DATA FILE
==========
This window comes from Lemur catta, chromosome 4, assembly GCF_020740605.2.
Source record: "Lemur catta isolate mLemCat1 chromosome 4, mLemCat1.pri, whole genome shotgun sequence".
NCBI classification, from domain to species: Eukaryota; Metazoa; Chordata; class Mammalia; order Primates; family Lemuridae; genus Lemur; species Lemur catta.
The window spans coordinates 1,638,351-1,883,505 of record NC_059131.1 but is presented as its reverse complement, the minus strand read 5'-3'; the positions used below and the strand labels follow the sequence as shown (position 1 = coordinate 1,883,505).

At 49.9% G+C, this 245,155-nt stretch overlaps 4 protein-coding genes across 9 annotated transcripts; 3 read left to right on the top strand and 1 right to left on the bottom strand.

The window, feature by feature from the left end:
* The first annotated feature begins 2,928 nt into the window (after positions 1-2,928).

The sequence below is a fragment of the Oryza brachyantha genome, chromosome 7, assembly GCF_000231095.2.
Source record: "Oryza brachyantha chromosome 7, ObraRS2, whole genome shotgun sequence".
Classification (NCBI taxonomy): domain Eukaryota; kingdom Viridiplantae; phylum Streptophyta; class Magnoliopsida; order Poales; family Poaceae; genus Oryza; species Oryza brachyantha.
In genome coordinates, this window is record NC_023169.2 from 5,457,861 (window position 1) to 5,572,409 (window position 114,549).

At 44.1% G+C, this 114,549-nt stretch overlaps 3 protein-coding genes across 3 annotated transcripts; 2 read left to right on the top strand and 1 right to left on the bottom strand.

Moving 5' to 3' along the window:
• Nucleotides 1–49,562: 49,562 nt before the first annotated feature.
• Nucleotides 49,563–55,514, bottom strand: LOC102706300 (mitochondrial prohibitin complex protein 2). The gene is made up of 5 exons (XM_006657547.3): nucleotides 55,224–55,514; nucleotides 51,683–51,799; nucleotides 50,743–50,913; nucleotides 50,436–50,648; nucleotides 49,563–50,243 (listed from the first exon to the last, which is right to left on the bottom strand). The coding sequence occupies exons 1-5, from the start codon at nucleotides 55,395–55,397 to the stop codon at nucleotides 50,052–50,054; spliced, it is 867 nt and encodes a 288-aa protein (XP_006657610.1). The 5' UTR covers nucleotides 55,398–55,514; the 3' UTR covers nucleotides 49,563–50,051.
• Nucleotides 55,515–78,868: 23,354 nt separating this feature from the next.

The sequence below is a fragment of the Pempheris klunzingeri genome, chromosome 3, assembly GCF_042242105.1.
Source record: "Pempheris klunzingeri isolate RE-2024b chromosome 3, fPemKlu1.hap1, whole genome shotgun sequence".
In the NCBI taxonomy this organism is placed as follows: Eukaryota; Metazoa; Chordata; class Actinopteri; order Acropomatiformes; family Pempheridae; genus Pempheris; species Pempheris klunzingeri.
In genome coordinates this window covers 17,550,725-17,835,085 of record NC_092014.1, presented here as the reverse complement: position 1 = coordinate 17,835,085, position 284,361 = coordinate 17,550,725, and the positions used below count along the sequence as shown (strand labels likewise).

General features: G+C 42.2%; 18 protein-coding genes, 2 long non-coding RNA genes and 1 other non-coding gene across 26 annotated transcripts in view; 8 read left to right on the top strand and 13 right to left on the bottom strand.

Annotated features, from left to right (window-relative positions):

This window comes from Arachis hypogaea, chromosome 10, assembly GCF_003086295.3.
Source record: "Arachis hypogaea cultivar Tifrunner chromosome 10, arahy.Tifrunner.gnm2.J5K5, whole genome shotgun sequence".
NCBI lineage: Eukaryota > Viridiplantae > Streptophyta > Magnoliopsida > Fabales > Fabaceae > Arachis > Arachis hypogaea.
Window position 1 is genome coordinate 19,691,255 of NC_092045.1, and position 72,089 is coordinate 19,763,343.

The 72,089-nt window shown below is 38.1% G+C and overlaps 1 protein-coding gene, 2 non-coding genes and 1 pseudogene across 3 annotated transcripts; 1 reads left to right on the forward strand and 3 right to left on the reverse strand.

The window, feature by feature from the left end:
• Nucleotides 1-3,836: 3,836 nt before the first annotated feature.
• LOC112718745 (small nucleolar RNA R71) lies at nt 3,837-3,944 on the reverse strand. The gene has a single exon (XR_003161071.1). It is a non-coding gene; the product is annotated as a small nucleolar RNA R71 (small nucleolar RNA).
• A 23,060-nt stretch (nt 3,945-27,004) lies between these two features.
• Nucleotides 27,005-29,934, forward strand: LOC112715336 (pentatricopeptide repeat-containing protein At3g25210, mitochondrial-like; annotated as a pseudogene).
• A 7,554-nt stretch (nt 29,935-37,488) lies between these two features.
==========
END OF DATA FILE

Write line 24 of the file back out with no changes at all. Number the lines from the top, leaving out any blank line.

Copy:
Source record: "Arachis hypogaea cultivar Tifrunner chromosome 10, arahy.Tifrunner.gnm2.J5K5, whole genome shotgun sequence".